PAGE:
Sunday, October 4, 2009

Careful What You Wish For...

We all know the things said about parents who don't care about their children or what happens to them. After all, parents are supposed to care about their children. When parents learn that their children are gay or transgender, they are quite right to be concerned and even worried - but how should parents react to being told by their teenage child that they are gay or transgender?

International groups like Focus on the Family advise parents to not give affirmation to these children, to not let them think for a moment that it is in any way "okay to be gay". They are in effect giving clear instructions on how to alienate parent and child, and how to destroy the self-esteem of their children.

This alone should indicate the level of Focus on the Family's concern for the actual well-being of "the family".

If you really want to know how you SHOULD react as a parent, ask any gay or trans person how they would've liked their parents to react when they came out. Go a step further and ask them how THEIR parents reacted. After all, they've been there - and as anyone should know, scars left by such matters can take a lifetime to fade.

The difference between right and wrong ways to react lies in the motivation for the concern and worry. Are they concerned because their children are "choosing" a "lifestyle" they do not agree with? Are they worried because the rest of the world around them will lay blame on their shoulders for having a gay child? Are they afraid their parenting skills will be called into question? Or will they be concerned and worried for the safety and well-being of their children? After all, this world is full of prejudice and bigotry which is directed at anyone who is perceived to be different to the accepted norms of a largely narrow-minded society.

Worrying about your children is something that comes with the territory of being a parent. It is an old saying that "When your children are small, your troubles are small. When your children are big..."

Many people in that big bad world out there can and do set out to do harm to anyone who differs from their own definition of "normal" or "right" or what is acceptable and what isn't. Obviously, any parent who would not be concerned by the potential harm awaiting their gay or transgender child, or who would want such treatment directed at their child, has issues best handled by professionals.

Coming out is always a tricky situation, no matter how old you are. Some people come out while still at school. Some wait till their own children are all grown up and leave home. Oddly enough this waiting and remaining inside the closet is what causes the misconception that "straight people" somehow mysteriously "turn gay". What others often don't know is that these people have always had to deal with their issues privately, until they reached a point where they feel safe or comfortable in coming out, or could no longer accept having to live a lie about who they are. Oddly enough, when children finally pluck up the courage to tell their parents that they are gay or trans, the reaction is typically traumatic for both parties, to say the least.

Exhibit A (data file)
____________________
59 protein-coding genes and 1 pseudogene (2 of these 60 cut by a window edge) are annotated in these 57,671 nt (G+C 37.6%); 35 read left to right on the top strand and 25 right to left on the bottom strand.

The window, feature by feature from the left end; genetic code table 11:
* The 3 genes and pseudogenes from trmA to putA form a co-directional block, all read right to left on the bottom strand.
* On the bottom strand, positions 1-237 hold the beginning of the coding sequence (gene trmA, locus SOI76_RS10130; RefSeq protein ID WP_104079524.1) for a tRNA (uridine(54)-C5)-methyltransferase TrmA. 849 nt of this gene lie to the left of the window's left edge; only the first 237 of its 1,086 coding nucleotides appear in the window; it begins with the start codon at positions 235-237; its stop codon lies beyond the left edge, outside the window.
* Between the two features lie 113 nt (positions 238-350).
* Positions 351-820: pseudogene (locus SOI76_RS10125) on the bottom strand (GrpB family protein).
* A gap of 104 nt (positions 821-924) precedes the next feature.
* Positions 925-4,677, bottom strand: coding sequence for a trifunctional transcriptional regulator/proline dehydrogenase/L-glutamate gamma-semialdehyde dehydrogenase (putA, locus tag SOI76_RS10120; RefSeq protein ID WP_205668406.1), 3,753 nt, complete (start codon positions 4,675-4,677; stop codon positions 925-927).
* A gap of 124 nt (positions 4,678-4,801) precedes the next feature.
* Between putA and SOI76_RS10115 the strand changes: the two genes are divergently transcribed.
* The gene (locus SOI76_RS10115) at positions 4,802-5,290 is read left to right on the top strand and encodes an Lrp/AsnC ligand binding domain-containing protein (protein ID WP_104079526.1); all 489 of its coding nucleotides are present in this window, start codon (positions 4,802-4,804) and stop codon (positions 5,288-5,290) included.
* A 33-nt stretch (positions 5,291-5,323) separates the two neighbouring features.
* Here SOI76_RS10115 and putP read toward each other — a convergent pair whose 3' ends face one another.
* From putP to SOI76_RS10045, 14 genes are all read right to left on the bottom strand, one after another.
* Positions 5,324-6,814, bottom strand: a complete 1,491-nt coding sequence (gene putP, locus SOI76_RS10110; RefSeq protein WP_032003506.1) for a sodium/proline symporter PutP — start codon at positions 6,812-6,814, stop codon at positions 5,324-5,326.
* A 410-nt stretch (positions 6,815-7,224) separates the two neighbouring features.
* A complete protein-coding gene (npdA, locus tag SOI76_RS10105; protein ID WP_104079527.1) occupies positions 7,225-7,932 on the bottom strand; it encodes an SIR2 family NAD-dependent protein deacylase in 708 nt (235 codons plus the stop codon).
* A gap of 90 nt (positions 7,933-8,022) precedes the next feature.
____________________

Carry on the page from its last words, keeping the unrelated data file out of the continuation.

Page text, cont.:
"What will people say? What am I supposed to tell them? How can I look them in the eye again?"

Many parents will express initial distress and disappointment at the news and realization. This usually passes with time - and relations between parents and children normalize. Sad and tragic however are the cases where parents are disappointed in their children being gay and worried about their own public image and reputation being affected once the news gets out. Some are more concerned about their own issues than the situation their children find themselves in. Dating is more difficult and risky for gay people, let alone teenagers who navigate a treacherous world of bullying, peer-pressure and other intimidating social factors which can drive young people to extremes.

Some people have told me their experiences of when they came out. Some had issues with their parents, some didn't. Some were accepted and embraced, some weren't. Some parents knew long before their children ever came out to them, but never mentioned it. Some didn't have a clue and put up melodramatic performances and guilt trips, wailing "what did I do to deserve this?", "where did I go wrong?" and "Why are you doing this to ME?".

Sorry to disappoint you, parents - but when your kids come out as gay, bi or transgender, it is not about you.